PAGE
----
Arrow Electronics, Inc. (ARW), Avnet, Inc. (AVT), Rockwell Automation (ROK): Wholesale Electronics at Wholesale Prices?

Rockwell Automation (NYSE:ROK) is the kind of company that makes others work better. With its XM Vibration Monitors, it aids industrial safety. With its PanelView Plus monitors, it enables companies to easily keep track of the variables that need to be dealt with. With its line of programmable logic controllers, Rockwell Automation (NYSE:ROK) aids in the automation of rote processes. In an increasingly automated world, this seems like a solid moat. Plus, those are only a small handful of the items Rockwell Automation (NYSE:ROK) manufactures.

Further, Rockwell has most of the other things I look for in a company. Dodging the consumer market and working with companies directly is a fairly solid play that tends to stabilize itself with contracts. Trading at around 17 times earnings, Rockwell is a slight discount from the S&P 500 price range. Plus, Rockwell Automation (NYSE:ROK) pays a 2.4% dividend. Overall, the company is pretty good. Pulling 11.6% profit margins, there’s wiggle room if something goes wrong.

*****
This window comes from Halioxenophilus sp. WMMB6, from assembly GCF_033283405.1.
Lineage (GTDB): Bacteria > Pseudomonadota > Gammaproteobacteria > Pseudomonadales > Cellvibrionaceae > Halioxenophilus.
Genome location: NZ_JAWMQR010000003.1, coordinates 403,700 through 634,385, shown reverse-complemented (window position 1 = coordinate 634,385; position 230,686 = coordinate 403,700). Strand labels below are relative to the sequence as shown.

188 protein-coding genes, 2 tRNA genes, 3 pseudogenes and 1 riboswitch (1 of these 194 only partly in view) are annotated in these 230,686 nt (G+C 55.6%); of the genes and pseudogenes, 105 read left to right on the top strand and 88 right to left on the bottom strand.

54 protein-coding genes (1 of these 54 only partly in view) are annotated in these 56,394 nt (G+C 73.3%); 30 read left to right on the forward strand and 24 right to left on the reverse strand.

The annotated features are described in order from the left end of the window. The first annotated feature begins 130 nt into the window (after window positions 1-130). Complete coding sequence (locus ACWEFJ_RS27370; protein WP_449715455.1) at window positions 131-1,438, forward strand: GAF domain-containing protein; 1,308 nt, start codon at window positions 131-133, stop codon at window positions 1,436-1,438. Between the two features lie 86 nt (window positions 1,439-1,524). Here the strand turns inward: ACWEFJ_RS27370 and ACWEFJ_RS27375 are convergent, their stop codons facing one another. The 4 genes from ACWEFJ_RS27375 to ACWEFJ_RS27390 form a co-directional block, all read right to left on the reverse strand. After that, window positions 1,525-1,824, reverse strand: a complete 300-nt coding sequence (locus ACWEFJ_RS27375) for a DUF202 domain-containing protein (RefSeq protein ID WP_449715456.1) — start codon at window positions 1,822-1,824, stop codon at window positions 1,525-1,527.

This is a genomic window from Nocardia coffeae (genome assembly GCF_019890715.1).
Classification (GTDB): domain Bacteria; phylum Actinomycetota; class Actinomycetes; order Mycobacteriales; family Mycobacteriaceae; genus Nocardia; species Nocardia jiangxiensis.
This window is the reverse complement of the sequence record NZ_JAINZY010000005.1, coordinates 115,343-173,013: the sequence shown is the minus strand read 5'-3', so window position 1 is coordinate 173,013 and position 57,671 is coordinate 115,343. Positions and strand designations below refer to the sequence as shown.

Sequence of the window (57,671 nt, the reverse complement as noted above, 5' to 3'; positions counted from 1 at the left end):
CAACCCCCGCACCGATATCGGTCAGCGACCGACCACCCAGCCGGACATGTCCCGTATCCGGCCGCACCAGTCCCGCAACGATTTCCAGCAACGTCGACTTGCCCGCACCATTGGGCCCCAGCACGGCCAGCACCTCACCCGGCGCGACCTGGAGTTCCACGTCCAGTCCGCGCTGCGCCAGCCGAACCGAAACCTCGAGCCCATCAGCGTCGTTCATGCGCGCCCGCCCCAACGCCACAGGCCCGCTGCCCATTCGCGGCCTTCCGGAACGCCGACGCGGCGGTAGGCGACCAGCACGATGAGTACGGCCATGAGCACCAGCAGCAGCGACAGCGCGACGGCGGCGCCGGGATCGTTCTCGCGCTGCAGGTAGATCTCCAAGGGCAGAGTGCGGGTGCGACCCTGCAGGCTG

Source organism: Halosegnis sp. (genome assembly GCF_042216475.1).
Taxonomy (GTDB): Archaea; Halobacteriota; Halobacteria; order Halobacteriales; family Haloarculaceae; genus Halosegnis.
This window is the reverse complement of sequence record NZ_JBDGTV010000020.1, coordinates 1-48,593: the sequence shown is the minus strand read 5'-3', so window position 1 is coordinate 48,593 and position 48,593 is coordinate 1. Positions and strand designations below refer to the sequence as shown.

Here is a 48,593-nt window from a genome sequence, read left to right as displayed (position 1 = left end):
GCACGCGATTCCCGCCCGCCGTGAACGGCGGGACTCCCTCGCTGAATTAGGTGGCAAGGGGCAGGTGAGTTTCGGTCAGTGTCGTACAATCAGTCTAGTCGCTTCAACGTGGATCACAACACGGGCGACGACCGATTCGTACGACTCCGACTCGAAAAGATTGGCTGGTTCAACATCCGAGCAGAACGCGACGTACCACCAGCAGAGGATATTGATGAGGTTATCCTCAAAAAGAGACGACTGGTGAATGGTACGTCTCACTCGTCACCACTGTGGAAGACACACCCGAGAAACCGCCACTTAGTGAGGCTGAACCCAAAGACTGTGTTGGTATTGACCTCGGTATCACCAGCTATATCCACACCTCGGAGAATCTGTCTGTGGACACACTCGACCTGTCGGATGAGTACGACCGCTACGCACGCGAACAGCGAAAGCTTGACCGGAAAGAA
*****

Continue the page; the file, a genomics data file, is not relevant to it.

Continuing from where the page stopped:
On the whole, my only possible issue with Rockwell Automation (NYSE:ROK) is that it’s trading for 6 times its book value. That could simply be a reflection of the company’s bookkeeping practices, so it’s only a small irritation. I would recommend Rockwell, even more so than the other two companies in this list.

The Foolish bottom line

These electronics wholesalers actually are good deals. In some cases, trim profit margins have led to particularly attractive valuations. Even when they’re trading at a more average price range, they’re still pretty decent investments.

The article Wholesale Electronics at Wholesale Prices? originally appeared on and is written by Chris Hodge.

Chris Hodge has no position in any stocks mentioned. The Motley Fool has no position in any of the stocks mentioned. Chris is a member of The Motley Fool Blog Network — entries represent the personal opinion of the blogger and are not formally edited.

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